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The Blind Leading the Blind

Last week, we invited my parents over for dinner.  Eliz was making ribs on the grill, which both of them like, and there was more than plenty for all of us.  (Jake ended up having a few, but Jane was okay to pass on them.)  Two full racks and we still didn’t eat them all (though in eight months ago I probably would have finished them off.)

My parents hadn’t been here in a long time, since we usually go to them (and my mother doesn’t like doing the drive) and my dad has been interested in seeing our house again.  He is becoming more forgetful over the past months, which even he recognizes.  I have been complaining (hey, it’s what I do best) lately about the state of our house and he wanted to see it first hand, so we picked them up and brought them over.

Since we’ve moved Salon Supplies + Interiors and ForYourSalon.com out of the now condemned rental space in Folcroft and work it primarily from our home office, our home has been overwhelmed with computers, beauty supplies, and even some salon equipment (hydraulic styling chairs make a unique second row of seating to watch movies or sporting events on the big screen.)  Anyway, as we receive orders from manufacturers and vendors, we bring them home, sort them, and add them to our inventory.  If I walked into our kitchen at this moment, I’d be shocked if there wasn’t at least a couple of beauty related items in there, if not a case or three.  (I had to look…  Only one item in the kitchen — a bowl bracket for a Belvedere 3100 shampoo bowl which we are shipping via UPS Ground to Hawaii.  I’m not sure how that works, but that’s another story.)  Within arms length of me at this moment, there is a sample of Fabulous Hair Argan Oil Plus (which we may start selling) and Ship-Shape Liquid Professional Surface Cleaner (which has to be added to our inventory on ForYourSalon.com.)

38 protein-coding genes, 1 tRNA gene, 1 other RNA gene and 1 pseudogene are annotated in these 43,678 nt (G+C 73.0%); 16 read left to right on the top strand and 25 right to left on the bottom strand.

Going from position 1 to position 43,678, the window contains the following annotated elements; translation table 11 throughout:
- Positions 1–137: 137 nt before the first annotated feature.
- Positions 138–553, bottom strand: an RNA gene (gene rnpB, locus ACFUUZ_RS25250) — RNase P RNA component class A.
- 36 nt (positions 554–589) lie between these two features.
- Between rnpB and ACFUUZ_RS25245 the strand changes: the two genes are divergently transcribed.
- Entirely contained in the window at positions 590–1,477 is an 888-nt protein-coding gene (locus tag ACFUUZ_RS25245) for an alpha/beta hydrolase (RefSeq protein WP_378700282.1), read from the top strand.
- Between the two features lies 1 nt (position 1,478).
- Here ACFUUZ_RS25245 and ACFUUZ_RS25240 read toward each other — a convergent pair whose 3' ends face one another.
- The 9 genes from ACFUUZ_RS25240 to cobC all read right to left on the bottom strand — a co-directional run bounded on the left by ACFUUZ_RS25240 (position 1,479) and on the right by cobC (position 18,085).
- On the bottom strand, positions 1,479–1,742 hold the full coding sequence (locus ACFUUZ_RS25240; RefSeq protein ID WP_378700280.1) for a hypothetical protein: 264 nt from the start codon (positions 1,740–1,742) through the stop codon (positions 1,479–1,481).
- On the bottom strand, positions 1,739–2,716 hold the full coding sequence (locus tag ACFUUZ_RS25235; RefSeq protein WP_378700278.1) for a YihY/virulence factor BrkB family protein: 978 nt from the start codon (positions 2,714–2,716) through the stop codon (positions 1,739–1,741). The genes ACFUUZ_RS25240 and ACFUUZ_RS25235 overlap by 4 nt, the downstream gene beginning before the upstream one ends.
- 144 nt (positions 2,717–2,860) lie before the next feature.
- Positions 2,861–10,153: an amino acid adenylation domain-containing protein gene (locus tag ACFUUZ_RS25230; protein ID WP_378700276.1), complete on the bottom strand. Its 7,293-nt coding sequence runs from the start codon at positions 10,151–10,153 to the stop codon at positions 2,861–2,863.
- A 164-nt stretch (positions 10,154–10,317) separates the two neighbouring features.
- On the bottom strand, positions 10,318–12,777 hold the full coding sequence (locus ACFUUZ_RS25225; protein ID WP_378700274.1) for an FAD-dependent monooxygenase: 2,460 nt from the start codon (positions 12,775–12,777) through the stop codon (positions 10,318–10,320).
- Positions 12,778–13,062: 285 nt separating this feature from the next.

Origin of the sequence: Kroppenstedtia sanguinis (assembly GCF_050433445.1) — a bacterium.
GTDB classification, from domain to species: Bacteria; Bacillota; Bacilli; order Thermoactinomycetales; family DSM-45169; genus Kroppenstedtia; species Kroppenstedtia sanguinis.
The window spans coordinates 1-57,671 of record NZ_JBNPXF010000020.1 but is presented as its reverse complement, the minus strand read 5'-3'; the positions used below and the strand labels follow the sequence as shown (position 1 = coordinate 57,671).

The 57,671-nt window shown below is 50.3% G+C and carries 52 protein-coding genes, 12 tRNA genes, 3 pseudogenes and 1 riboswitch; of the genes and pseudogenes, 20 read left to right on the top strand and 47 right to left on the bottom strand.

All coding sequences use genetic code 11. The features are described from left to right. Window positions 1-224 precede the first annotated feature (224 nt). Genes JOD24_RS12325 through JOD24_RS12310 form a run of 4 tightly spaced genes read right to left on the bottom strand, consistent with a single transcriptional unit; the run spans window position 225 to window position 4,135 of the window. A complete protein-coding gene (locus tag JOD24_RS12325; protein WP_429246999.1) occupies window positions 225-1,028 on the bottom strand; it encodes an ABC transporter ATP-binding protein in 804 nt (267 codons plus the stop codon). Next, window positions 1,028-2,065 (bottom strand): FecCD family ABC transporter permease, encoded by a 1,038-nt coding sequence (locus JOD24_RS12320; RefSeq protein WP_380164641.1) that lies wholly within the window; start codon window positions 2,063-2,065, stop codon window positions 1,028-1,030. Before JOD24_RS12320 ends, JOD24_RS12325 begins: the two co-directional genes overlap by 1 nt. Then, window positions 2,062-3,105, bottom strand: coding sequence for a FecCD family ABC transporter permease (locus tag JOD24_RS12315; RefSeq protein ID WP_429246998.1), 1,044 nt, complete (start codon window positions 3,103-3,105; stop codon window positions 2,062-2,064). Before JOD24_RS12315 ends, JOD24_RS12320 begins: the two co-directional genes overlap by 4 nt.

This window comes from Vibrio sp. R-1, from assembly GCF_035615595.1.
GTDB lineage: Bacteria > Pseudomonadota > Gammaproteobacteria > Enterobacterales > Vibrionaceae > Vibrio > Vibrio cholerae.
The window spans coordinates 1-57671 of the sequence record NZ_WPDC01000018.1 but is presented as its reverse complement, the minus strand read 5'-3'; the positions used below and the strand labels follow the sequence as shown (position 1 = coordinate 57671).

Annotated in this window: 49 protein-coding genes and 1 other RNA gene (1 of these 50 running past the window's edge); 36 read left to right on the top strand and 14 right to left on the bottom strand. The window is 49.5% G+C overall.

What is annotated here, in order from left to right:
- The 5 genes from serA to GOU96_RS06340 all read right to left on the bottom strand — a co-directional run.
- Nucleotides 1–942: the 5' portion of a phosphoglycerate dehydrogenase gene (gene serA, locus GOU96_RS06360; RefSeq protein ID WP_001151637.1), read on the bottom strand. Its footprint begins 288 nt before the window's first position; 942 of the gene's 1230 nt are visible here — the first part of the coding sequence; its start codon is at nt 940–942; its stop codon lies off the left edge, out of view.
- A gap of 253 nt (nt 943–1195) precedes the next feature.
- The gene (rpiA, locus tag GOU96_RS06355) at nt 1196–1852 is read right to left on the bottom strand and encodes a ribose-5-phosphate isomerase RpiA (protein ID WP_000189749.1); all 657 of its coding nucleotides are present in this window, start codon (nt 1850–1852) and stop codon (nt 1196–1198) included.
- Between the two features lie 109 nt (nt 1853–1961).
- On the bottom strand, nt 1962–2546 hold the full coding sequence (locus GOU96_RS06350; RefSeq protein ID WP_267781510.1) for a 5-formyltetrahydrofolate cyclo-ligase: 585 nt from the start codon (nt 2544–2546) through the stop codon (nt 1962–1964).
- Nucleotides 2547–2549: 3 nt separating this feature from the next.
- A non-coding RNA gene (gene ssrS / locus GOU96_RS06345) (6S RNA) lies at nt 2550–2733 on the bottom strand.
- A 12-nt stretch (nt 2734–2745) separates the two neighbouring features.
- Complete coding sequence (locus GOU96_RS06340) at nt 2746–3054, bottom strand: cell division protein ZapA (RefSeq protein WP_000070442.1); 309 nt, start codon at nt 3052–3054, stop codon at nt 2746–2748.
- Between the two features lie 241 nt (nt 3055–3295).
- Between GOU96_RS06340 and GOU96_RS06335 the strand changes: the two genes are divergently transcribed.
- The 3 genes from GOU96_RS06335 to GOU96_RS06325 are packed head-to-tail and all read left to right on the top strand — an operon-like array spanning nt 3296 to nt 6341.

My parents entered through our garage (which up until yesterday, we hadn’t parked in since late March) and noticed some of our inventory which doesn’t need climate control temps, but sells well enough to not have to run to Springfield (where we have some leased space) and bring it back to ship it.  They also saw boxes of business documents from the past three or four years.  Through in a few of our personal items like bikes, snow shovels, gardening tools, toys — well, you get the idea.  Did I mention it is a three car garage?  Of course, most of what my dad focused on was inventory.  He was surprised.  We walked through the laundry room into the kitchen and kids greeted us.  The kids and my parents talked for a couple of minutes, then I continued to walk around the house with my dad.  We’ve been here 17 years and we are well overdue for some new paint, new rugs, and a redo for the hardwood floors, which, even with his diminished eye sight, my dad noticed.